This issue of BiblioAsia presents yet another selection of diverse and, hopefully, riveting essays for your reading pleasure.

Writing is an art form that is increasingly sidelined in this digital world of truncated emails and text messages. Novelist Meira Chand looks back at her collection of written manuscripts – filled with random notes and scribblings on the margins – and ponders over their value in a time where writers have gone paperless. In not dissimilar vein, K.U. Menon pores over letters written by government officials in postwar Singapore as part of a declassification project by the National Archives, and rues the death of elegant writing.

Still on the subject of authorship, Farish Noor’s essay on the violence inflicted by the British on the people and lands they colonised in Southeast Asia and its glaring omission in 19th-century writings – including those by Stamford Raffles – provide much food for thought.

From the mid-18th to the 19th century, several scientific expeditions were launched by European nations to map out newly “discovered” lands around the world. An American naval expedition in 1842 is noteworthy for the breadth of scientific and educational knowledge it acquired during the course of its journey. Led by Lt. Charles Wilkes, the fleet made a stop in Singapore in 1842, as Vidya Schalk reveals.

Profit was clearly the main motive when Singapore’s first dockyard was established in 1859 to take advantage of the island’s position at the crossroads of East-West trade. Wee Beng Geok traces the colonial roots of Keppel and Sembawang shipyards – both major drivers in the economy today.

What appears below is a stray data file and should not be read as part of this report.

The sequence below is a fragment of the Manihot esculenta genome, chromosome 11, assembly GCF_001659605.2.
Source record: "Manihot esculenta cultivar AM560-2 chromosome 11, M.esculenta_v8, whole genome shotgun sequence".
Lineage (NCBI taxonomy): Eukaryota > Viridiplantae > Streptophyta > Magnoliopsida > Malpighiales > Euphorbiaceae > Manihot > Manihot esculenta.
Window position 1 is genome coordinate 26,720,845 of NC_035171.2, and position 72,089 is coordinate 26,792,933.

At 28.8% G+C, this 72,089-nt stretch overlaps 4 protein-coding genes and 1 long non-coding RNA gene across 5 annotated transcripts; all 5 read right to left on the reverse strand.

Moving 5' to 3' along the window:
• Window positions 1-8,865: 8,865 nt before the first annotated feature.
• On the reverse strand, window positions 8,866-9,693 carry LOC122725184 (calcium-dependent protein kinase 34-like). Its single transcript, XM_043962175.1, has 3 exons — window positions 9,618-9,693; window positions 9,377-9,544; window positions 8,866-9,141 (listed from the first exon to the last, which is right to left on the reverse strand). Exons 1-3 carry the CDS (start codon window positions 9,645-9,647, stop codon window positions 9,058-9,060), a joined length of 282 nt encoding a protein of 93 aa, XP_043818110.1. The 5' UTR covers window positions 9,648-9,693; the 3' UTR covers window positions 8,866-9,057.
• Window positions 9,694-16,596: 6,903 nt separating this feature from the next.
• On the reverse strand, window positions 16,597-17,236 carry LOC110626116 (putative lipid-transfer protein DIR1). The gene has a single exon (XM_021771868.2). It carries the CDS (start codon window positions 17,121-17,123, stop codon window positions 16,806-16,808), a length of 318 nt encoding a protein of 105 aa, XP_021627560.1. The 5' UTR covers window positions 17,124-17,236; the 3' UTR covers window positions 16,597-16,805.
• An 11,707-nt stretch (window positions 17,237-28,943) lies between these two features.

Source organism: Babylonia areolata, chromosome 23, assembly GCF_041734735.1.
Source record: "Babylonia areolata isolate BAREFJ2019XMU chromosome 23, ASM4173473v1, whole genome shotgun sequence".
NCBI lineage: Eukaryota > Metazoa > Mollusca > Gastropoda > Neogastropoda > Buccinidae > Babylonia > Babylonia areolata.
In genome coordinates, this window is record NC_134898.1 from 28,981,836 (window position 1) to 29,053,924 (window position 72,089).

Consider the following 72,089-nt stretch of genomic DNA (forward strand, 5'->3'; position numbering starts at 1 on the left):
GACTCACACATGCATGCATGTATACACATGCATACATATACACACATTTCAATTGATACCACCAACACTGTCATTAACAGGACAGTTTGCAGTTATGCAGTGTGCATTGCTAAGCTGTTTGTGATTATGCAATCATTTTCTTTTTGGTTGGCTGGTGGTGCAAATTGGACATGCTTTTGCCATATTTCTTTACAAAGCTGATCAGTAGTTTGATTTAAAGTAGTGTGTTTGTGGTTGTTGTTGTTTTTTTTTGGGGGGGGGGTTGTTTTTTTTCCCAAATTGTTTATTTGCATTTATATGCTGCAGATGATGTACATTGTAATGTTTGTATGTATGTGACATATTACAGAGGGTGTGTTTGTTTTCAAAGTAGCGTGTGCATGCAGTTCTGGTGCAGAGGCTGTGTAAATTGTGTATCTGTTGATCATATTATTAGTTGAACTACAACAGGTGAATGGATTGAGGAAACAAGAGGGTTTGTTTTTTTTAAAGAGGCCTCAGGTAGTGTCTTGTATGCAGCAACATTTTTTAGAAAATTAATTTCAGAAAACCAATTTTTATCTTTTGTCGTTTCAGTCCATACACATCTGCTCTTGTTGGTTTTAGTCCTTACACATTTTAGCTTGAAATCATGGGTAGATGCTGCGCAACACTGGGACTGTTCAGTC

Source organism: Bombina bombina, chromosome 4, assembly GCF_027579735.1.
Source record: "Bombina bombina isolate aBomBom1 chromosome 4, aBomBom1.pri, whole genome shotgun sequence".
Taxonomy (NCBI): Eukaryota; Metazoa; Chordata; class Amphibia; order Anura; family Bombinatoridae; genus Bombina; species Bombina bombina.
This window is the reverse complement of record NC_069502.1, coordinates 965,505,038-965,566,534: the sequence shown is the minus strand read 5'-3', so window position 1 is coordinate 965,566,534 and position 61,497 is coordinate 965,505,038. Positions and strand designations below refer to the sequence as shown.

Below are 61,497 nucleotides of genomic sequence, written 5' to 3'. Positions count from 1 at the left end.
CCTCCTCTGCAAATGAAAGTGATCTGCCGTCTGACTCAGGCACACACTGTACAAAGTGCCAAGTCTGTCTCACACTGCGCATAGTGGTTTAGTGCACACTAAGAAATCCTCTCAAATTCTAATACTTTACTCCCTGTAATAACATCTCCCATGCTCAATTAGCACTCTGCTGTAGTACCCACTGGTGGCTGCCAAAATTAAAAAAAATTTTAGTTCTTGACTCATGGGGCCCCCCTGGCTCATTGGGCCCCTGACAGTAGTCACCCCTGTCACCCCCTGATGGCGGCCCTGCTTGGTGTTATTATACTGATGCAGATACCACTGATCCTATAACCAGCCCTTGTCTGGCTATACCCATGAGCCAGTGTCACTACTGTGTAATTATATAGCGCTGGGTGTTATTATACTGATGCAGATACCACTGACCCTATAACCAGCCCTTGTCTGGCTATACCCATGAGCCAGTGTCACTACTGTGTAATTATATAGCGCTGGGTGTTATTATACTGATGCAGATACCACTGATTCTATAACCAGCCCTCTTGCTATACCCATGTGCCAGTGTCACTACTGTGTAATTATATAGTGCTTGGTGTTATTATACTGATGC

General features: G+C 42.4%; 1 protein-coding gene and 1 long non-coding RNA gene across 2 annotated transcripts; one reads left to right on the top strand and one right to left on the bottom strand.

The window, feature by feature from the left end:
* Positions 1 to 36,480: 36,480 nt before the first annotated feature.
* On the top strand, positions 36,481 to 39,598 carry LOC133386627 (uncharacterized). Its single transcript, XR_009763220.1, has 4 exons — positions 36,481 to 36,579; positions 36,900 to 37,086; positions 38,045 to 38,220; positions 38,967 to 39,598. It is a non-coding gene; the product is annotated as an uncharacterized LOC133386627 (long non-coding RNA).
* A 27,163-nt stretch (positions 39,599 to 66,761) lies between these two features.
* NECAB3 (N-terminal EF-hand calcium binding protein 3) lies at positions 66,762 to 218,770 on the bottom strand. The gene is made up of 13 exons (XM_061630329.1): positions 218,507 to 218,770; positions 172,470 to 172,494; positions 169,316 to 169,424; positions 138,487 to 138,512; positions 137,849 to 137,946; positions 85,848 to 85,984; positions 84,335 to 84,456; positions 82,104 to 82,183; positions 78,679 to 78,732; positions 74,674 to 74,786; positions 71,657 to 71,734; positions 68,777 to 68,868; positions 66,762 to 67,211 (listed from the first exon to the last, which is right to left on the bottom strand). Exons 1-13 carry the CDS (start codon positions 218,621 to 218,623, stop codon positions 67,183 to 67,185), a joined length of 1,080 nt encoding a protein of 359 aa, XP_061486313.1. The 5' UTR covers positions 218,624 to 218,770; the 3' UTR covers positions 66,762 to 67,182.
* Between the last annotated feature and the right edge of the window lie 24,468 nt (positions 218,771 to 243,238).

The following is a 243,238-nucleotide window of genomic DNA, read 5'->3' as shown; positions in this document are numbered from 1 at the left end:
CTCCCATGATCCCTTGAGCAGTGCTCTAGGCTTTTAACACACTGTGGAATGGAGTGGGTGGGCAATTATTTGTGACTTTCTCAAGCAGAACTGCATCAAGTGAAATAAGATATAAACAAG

Moving on to more recent times, Lim Tin Seng charts Singapore’s efforts in preserving and conserving historic buildings and sites since 1950, while Cheong Suk-Wai uses oral history interviews to weave a fascinating narrative of some of our significant breakthroughs and achievements in the field of medicine. People who grew up in Singapore in the 1970s will likely remember shopping at an Oriental Emporium. Kam Kit Geok takes a look at the history of this home-grown chain of department stores.

Jeffrey Say asserts that Singapore’s contemporary art scene can be traced to 1986, at least two years before the start point generally agreed by art critics while Sara Siew examines the life of pioneer artist Georgette Chen, and reveals the little-known fact that Chen was an equally prolific writer.

Finally, we look at the career of the late photographer K.F. Wong. While his images provide an important perspective of Singapore in the postwar years, it is his photos of the indigenous peoples of Borneo that brought him critical acclaim, as Zhuang Wubin tells us.

We hope you enjoy reading this issue.

Tan Huism
Author

Director, National Library


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